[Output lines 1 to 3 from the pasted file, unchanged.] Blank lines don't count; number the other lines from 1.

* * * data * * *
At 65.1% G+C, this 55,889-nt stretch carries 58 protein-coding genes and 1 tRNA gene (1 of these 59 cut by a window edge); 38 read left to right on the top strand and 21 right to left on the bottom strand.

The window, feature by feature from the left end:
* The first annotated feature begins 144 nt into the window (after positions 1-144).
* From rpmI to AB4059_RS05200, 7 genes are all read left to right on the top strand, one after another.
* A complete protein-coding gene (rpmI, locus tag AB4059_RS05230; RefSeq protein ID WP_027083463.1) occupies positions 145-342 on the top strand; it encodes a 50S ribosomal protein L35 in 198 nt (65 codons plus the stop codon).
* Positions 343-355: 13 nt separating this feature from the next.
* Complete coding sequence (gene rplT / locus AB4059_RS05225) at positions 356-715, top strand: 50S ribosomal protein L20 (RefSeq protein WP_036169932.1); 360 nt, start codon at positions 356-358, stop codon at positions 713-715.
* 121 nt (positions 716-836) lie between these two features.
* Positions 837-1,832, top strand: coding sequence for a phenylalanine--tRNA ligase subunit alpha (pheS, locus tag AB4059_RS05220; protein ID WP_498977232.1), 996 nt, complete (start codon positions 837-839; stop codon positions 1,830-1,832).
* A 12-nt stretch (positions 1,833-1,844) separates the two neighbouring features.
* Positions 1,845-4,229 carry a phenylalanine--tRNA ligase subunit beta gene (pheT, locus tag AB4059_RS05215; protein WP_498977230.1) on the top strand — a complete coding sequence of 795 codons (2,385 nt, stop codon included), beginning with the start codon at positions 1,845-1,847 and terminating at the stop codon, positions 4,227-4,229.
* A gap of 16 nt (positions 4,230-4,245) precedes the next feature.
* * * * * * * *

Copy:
At 65.1% G+C, this 55,889-nt stretch carries 58 protein-coding genes and 1 tRNA gene (1 of these 59 cut by a window edge); 38 read left to right on the top strand and 21 right to left on the bottom strand.

The window, feature by feature from the left end:
* The first annotated feature begins 144 nt into the window (after positions 1-144).